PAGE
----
A lone fire hydrant stands on a hill in Fort Reno Park in Northwest D.C. It might look old and out of place but it’s one of the last remaining fixtures of the once-sprawling, predominately Black neighborhood that once sat on the land.
Now, the Washington Interfaith Network (WIN), a multi-racial, multi-faith coalition, is hoping to rectify the long-lasting effects of the displacement of that community with the development of 400 affordable, green housing units.
The group includes places of worship and community organizations in the District, including two synagogues: Temple Sinai and Adas Israel Congregation.
“My sons attend those schools. I’ve seen many D.C. musicians and baseball games at that park. Being rooted in this present means that I am also connected to that racist and unequitable past,” said Adas Israel’s social action chair, Brad Brooks-Rubin, during a Zoom meeting Sunday that the network hosted as a call to action.
The group’s goal of developing economical housing is more than just about undoing past segregationist policies. It’s also to help lower the city’s carbon footprint. Buildings contribute 75 percent of the District’s carbon emissions, according to the Department of Energy & Environment. Many public housing and older structures contribute to this.
Councilmember Mary Cheh, who has been representing Ward 3 since 2006, was also present at the meeting. She assured the meeting’s 400 participants that she will support WIN’s efforts.
“Affordable housing is among my top priorities,” she said during the call. “Clean energy is another one and I loved how you [WIN] linked the two of them.”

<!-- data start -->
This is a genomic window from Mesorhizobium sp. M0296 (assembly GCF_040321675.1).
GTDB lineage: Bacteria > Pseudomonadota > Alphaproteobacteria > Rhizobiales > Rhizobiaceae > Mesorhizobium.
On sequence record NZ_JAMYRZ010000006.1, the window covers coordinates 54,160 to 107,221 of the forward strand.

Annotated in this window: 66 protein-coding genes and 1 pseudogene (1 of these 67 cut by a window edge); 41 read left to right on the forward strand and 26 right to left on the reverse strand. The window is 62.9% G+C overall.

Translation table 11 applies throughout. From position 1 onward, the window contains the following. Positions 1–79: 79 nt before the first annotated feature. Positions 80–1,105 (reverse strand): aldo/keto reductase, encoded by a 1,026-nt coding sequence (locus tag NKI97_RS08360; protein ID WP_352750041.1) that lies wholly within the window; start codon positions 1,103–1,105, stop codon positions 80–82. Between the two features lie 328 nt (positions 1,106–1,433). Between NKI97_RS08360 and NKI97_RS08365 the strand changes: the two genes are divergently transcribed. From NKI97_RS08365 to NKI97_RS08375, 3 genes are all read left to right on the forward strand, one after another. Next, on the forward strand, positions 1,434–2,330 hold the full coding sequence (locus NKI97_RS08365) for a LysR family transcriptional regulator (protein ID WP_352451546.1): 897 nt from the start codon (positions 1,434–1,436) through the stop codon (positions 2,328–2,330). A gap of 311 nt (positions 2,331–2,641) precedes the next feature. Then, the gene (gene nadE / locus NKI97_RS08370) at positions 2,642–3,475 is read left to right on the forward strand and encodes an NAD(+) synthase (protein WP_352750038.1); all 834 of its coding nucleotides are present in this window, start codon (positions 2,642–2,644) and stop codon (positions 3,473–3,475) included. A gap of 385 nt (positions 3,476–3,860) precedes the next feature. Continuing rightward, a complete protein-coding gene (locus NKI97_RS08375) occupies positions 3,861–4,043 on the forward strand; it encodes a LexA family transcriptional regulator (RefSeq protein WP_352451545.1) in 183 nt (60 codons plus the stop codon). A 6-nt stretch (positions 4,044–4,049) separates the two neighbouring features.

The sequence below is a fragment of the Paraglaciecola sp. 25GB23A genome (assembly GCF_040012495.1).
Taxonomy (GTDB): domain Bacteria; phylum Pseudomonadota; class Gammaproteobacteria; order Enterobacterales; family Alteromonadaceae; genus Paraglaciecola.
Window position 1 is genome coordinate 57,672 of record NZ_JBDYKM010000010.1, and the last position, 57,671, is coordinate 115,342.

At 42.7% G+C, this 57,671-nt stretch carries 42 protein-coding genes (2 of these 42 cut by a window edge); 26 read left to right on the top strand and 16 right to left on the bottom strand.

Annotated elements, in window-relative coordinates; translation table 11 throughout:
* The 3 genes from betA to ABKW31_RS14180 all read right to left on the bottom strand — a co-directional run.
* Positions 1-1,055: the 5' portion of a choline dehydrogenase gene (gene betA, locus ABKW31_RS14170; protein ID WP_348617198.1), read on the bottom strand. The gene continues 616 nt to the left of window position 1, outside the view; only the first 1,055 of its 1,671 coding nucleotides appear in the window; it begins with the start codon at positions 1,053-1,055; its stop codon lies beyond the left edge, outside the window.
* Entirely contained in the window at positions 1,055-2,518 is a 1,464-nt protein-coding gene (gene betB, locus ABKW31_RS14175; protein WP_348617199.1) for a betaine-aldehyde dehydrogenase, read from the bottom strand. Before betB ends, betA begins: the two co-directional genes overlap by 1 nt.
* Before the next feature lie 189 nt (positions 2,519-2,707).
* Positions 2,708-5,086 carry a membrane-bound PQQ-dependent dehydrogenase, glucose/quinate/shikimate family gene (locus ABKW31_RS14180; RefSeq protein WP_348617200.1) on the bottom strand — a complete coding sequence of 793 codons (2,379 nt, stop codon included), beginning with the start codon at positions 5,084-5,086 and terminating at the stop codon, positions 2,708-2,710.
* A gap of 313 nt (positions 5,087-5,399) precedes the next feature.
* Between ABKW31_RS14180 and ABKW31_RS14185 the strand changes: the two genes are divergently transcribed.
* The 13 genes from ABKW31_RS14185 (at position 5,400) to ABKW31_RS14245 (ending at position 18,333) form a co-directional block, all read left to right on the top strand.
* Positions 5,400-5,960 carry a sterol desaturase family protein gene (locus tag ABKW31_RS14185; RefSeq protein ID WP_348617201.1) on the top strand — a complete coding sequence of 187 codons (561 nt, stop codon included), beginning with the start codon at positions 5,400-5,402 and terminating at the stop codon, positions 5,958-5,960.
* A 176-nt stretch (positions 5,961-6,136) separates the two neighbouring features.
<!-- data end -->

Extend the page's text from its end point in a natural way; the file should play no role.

WIN has been using its platform of local congregations and associations to enact change and address community issues since 1996. But this is the group’s first time tackling an action specifically for Ward 3. Rabbi Hannah Goldstein of Temple Sinai encouraged the Zoom listeners to understand that there is power in their combined efforts.
“We are doing something totally new, and also very old,” the rabbi said. “Faith-based organizing goes all the way back to biblical times when Moses, God and the Israelites ran in action against Pharaoh and said ‘let my people go.’”
Getting affordable housing in Rock Creek West has been no easy task. In 2019, Mayor Muriel Bowser had set a goal to put about 2,000 units of affordable housing there, but has since made little progress. WIN is hoping that they can leverage their supporters to urge city officials to treat the initiative as a priority.
“Our Zoom boxes represent votes,” said Goldstein. “We’re non-partisan, we don’t support candidates. But we are going to get the candidates to support us.”
At the end of the call, the organizations pledged a quota of participants to attend the next meeting in the spring.
“The wrongs of the past must be addressed as a whole, not separately,” said Brooks-Rubin. “I, and everyone else who enjoys the privileges of Ward 3, must act to bring about a different future.”